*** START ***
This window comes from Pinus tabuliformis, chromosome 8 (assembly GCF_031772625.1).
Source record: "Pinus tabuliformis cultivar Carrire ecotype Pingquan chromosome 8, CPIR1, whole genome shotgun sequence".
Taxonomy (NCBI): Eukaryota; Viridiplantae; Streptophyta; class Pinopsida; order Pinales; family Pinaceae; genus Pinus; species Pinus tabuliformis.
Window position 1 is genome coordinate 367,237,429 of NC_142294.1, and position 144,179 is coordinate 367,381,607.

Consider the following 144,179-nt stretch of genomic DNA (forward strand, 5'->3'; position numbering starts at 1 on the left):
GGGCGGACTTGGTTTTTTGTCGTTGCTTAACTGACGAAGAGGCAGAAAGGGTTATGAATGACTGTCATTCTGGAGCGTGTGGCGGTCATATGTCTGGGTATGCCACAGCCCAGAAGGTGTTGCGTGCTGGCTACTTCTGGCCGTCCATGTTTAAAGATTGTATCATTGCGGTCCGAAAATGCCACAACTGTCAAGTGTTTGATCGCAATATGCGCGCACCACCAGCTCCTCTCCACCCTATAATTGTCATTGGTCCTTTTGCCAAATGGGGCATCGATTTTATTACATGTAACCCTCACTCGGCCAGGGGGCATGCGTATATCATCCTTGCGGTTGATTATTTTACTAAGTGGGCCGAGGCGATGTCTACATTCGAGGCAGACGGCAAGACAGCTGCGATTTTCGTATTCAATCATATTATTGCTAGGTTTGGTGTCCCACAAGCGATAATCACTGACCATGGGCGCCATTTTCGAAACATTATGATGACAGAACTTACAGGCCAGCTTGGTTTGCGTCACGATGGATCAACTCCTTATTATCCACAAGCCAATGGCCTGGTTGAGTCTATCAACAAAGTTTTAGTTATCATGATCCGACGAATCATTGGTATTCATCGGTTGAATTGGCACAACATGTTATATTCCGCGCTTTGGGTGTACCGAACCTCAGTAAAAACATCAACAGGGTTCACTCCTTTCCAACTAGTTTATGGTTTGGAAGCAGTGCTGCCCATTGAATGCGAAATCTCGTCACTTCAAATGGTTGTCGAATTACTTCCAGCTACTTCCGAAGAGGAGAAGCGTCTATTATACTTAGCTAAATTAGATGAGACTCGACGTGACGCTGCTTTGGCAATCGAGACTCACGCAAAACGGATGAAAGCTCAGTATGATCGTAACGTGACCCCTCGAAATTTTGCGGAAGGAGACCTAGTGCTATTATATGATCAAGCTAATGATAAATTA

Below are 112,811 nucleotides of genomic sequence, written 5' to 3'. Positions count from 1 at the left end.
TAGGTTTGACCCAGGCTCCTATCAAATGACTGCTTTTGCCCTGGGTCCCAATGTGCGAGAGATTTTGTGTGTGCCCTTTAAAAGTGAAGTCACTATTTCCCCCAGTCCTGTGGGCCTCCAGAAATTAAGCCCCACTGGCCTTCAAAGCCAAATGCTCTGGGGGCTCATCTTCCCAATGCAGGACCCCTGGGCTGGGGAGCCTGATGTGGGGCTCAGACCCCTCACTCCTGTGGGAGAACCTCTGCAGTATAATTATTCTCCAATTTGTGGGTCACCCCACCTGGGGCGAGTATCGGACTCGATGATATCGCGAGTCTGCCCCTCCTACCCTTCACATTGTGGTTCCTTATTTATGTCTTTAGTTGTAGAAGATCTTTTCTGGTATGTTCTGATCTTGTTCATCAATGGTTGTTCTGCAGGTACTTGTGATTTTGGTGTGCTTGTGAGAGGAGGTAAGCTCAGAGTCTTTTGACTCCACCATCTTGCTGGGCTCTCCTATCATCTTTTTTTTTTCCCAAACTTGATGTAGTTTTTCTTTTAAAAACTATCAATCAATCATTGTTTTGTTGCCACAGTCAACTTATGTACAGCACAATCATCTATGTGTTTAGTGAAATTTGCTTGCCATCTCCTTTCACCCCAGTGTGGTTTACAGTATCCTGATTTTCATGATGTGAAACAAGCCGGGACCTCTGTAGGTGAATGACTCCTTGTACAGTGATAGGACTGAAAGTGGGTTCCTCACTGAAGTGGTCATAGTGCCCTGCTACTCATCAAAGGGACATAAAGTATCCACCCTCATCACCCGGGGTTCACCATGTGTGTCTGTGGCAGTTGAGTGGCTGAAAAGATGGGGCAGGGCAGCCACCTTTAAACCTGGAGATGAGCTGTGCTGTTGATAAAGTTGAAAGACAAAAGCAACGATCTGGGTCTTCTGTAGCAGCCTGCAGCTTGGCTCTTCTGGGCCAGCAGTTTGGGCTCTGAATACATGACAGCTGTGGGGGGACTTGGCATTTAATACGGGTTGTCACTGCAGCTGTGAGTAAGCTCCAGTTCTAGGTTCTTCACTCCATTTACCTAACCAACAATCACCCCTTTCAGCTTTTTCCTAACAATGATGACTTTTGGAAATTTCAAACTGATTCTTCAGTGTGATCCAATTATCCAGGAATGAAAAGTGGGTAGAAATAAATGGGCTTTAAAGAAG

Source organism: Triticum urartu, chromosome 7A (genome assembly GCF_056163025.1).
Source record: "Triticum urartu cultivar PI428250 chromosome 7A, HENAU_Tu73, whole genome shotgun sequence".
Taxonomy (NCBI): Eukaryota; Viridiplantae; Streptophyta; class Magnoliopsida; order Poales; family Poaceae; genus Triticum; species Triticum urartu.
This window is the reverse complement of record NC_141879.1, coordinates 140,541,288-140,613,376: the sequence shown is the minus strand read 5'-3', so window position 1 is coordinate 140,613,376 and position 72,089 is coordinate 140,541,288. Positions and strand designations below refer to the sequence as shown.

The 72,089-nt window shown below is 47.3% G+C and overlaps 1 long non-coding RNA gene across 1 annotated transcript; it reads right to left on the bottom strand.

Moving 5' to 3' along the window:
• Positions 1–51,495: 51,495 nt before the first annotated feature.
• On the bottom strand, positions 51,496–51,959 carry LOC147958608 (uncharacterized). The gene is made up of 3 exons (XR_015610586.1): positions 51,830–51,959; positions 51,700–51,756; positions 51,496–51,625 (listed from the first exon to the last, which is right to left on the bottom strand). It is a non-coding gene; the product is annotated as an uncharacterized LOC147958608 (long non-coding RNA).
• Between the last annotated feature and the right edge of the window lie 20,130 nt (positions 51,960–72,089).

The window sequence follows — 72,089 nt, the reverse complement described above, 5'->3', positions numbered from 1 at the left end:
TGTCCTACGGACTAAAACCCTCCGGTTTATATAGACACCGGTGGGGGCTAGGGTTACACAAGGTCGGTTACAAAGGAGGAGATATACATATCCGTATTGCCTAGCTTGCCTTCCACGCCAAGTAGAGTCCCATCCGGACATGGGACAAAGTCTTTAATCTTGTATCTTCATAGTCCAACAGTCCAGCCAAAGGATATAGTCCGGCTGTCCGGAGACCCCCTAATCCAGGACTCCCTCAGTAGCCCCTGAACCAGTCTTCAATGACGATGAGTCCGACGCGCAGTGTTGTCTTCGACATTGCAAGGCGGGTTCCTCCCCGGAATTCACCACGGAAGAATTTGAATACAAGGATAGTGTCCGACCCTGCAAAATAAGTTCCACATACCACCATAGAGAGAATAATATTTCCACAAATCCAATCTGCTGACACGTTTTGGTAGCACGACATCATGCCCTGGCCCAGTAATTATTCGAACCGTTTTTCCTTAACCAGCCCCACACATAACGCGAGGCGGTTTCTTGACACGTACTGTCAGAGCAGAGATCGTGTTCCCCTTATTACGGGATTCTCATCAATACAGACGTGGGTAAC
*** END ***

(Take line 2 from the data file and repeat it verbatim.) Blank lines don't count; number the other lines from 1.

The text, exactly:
Source record: "Pinus tabuliformis cultivar Carrire ecotype Pingquan chromosome 8, CPIR1, whole genome shotgun sequence".